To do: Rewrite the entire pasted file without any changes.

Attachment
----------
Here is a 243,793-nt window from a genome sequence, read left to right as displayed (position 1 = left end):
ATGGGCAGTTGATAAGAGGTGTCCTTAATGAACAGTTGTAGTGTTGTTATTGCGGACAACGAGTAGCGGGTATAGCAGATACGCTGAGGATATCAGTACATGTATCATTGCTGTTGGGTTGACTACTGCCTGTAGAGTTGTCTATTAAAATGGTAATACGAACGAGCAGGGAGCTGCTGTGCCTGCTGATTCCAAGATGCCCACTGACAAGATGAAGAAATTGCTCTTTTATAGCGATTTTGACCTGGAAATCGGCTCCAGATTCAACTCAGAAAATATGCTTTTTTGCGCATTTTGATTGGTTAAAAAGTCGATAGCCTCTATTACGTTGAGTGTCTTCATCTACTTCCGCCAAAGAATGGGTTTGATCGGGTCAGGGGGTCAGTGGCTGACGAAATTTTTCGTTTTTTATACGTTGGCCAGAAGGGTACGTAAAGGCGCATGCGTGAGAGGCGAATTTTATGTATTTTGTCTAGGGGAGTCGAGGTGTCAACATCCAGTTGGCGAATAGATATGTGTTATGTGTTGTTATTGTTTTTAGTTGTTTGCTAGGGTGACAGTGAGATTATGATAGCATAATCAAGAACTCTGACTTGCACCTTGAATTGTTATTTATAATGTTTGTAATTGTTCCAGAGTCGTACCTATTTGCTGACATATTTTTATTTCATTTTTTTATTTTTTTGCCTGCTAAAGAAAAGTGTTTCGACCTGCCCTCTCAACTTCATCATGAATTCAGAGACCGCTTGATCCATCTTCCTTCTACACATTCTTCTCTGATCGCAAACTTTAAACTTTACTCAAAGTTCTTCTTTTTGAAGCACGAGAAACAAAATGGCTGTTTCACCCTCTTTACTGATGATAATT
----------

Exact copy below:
Here is a 243,793-nt window from a genome sequence, read left to right as displayed (position 1 = left end):
ATGGGCAGTTGATAAGAGGTGTCCTTAATGAACAGTTGTAGTGTTGTTATTGCGGACAACGAGTAGCGGGTATAGCAGATACGCTGAGGATATCAGTACATGTATCATTGCTGTTGGGTTGACTACTGCCTGTAGAGTTGTCTATTAAAATGGTAATACGAACGAGCAGGGAGCTGCTGTGCCTGCTGATTCCAAGATGCCCACTGACAAGATGAAGAAATTGCTCTTTTATAGCGATTTTGACCTGGAAATCGGCTCCAGATTCAACTCAGAAAATATGCTTTTTTGCGCATTTTGATTGGTTAAAAAGTCGATAGCCTCTATTACGTTGAGTGTCTTCATCTACTTCCGCCAAAGAATGGGTTTGATCGGGTCAGGGGGTCAGTGGCTGACGAAATTTTTCGTTTTTTATACGTTGGCCAGAAGGGTACGTAAAGGCGCATGCGTGAGAGGCGAATTTTATGTATTTTGTCTAGGGGAGTCGAGGTGTCAACATCCAGTTGGCGAATAGATATGTGTTATGTGTTGTTATTGTTTTTAGTTGTTTGCTAGGGTGACAGTGAGATTATGATAGCATAATCAAGAACTCTGACTTGCACCTTGAATTGTTATTTATAATGTTTGTAATTGTTCCAGAGTCGTACCTATTTGCTGACATATTTTTATTTCATTTTTTTATTTTTTTGCCTGCTAAAGAAAAGTGTTTCGACCTGCCCTCTCAACTTCATCATGAATTCAGAGACCGCTTGATCCATCTTCCTTCTACACATTCTTCTCTGATCGCAAACTTTAAACTTTACTCAAAGTTCTTCTTTTTGAAGCACGAGAAACAAAATGGCTGTTTCACCCTCTTTACTGATGATAATT